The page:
What is user interface design?
In the past 30 years, the ways in which we interact with content have changed significantly. No longer do we simply pick up a piece of paper and read from left to right — we click, we surf, we roll over, and we search. As these systems have become more complicated it has become increasingly important to make them seem easy. This is the purpose of user interface design.
User interface design, or user experience design, is the process of designing how a user interacts with a given system, whether that system be a website, an application, or a piece of software. It has a hand in all aspects of interaction — how a user perceives a system, how they learn it, and how they use it. While user interface design is primarily associated with digital products, the philosophy behind the field is much older than websites and software. As soon as humans started building machines that required people to operate, someone had to think about how this operation could be carried out as smoothly as possible.
Why is it important?
The goal of user interface design is to make the user’s interaction as simple and efficient as possible. Improving the usability and appeal of a system increases the likelihood that it will be accepted by its audience and positively impacts the overall experience a person has with a system’s provider. That’s right — user interface design is still very much a factor in branding a company. If a user has a poor experience interacting with a company’s website or product, they will automatically transfer that feeling to the company itself.
User interface design doesn’t only consider how someone will interact with a system, but how we want them to interact with it. This is why websites and software are such powerful communication tools — user interface design allows designers to incorporate business and marketing goals into the system and guide users towards pre-determined actions.
How is it done?
Great user interface design often goes unnoticed. If you notice how you’re interacting with a system, you are having to think about it, and this is precisely what user interface design is trying to avoid (preferring that your attention is focused on the content and not the vehicle). However, while the end result may look easy, the process for arriving there is quite a bit more complicated. Many disciplines fall under the umbrella of user interface design, but these are the ones that we typically focus on at Johnny Lightning Strikes Again:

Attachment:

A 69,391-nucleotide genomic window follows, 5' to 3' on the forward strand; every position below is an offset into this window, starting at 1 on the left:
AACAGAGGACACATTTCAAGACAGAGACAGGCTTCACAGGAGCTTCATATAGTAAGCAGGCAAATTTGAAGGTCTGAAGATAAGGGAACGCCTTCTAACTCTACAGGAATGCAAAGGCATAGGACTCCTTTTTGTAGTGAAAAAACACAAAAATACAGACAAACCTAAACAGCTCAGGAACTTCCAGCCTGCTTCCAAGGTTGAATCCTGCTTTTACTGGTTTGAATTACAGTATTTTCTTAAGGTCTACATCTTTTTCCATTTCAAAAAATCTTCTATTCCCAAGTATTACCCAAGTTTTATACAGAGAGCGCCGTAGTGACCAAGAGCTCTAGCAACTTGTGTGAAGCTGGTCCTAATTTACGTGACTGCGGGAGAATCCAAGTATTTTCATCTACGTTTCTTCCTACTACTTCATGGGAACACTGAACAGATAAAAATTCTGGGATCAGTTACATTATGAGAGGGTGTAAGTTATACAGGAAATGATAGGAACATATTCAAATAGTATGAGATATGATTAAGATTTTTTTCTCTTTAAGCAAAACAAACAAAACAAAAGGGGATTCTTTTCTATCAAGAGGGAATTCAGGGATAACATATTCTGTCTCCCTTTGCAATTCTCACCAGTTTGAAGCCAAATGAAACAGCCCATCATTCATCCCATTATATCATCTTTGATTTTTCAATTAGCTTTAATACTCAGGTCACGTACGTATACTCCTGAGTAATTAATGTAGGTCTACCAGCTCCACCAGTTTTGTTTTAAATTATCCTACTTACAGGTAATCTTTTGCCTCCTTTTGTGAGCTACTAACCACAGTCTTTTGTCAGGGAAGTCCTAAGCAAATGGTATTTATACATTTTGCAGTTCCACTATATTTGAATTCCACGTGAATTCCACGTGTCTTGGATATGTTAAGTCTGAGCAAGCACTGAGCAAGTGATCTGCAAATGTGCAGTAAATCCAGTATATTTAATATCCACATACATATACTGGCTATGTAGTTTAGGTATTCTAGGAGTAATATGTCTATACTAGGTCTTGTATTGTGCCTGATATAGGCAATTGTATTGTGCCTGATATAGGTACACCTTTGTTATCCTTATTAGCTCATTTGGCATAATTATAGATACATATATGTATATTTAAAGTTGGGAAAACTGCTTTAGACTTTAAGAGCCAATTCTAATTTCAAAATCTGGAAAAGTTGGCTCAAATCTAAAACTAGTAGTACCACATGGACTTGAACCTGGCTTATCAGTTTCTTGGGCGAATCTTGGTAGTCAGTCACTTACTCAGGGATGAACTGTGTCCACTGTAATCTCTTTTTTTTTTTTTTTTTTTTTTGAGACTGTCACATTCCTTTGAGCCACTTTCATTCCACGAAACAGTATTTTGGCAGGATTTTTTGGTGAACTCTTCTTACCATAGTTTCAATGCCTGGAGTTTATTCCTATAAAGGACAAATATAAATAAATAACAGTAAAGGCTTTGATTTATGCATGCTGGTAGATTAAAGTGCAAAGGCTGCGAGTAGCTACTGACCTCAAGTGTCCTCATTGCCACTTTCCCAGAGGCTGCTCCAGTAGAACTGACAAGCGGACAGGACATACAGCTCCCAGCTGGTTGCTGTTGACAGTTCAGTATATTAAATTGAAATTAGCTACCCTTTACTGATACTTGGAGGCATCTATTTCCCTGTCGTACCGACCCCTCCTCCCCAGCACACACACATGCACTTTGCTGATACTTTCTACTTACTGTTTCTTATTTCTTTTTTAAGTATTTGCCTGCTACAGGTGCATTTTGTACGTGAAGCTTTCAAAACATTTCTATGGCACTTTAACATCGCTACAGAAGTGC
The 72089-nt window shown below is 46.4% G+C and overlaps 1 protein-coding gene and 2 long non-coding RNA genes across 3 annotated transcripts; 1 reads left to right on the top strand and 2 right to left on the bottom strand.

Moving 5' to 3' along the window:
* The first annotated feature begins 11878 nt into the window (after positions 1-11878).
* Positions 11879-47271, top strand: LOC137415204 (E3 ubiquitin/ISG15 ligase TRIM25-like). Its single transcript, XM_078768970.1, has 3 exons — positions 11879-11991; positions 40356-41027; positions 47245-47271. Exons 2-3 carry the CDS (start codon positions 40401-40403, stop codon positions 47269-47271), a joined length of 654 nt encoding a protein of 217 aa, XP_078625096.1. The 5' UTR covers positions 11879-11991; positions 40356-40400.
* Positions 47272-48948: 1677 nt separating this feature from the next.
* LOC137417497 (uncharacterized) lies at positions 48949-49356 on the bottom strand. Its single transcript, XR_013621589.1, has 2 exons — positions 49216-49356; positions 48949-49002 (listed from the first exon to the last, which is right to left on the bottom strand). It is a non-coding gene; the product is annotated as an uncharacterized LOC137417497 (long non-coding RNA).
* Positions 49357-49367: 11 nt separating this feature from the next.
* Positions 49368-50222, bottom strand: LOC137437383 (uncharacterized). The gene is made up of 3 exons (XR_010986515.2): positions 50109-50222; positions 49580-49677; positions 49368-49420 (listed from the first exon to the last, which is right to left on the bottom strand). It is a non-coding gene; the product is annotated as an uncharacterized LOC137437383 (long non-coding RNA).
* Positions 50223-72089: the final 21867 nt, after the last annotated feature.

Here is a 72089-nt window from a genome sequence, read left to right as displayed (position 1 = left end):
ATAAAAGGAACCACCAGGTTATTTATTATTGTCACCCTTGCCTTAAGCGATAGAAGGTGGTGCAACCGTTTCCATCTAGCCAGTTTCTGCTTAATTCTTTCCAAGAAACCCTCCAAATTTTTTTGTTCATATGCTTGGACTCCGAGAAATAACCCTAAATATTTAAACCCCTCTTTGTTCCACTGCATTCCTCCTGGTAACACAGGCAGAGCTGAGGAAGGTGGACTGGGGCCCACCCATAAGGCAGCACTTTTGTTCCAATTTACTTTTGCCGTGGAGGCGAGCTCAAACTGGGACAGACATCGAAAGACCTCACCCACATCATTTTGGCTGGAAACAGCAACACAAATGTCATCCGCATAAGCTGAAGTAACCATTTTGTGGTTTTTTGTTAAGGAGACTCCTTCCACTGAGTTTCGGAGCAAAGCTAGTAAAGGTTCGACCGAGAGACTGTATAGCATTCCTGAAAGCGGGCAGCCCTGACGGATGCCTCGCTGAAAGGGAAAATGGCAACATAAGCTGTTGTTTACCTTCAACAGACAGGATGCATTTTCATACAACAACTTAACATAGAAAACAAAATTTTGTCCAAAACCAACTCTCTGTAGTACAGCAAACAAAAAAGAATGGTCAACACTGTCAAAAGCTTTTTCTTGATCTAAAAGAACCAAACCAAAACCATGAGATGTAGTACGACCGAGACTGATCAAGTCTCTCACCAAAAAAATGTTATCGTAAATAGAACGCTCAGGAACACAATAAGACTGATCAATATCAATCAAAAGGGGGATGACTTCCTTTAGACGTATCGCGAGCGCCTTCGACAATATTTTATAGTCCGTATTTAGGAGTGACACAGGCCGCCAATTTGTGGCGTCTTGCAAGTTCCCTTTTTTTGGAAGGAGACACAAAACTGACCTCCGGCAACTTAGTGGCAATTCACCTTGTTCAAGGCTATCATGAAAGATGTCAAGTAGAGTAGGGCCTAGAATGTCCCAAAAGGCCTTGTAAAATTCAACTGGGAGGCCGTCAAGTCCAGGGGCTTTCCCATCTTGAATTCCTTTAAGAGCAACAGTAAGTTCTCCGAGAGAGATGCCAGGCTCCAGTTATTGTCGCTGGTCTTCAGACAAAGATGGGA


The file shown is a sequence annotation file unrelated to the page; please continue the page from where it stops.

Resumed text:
- Goal Setting (Determining what the business should want the user to do)
- User Analysis (Determining who the desired user is and what will satisfy/appeal to them)
- Information Architecture Design (Determining the informational flow of the system, often resulting in a navigation map)
- Prototyping (Determining the functional layout of the interface, often resulting in wireframes or a “blueprint” of the system)
- Usability Testing (Determining, through human testing, whether the user experience is a positive one)
- Graphic Interface Design (Determining the “look and feel” of the system)
Every decision that is made in user interface design influences the emotional response of the user, and how positive a user’s experience is with the system is critical to the success of the website or product. For that reason, every decision must be made in an attempt to create a sense of positive interactivity and feedback, whether it be through icons, animations, sound, color, or images.
Where can I see examples of it?
Everywhere. When done right, almost every aspect of a website interface or piece of software has been carefully considered in order to influence the emotional response of the user. The user having a positive experience, after all, is critical to the success of the website or product. As you’re interacting with a system, pay attention to what is being done to create a sense of positive interactivity and feedback. Are icons, animations, or sounds teaching you how to use it and where to find information? Is the look and feel of the interface appealing to you and communicating something about the system’s provider? Is the layout of the interface guiding you towards a particular goal? If the answer to these questions is yes, you’re likely enjoying the handiwork of a great user interface designer.
For examples of user interface design in our work, please click here.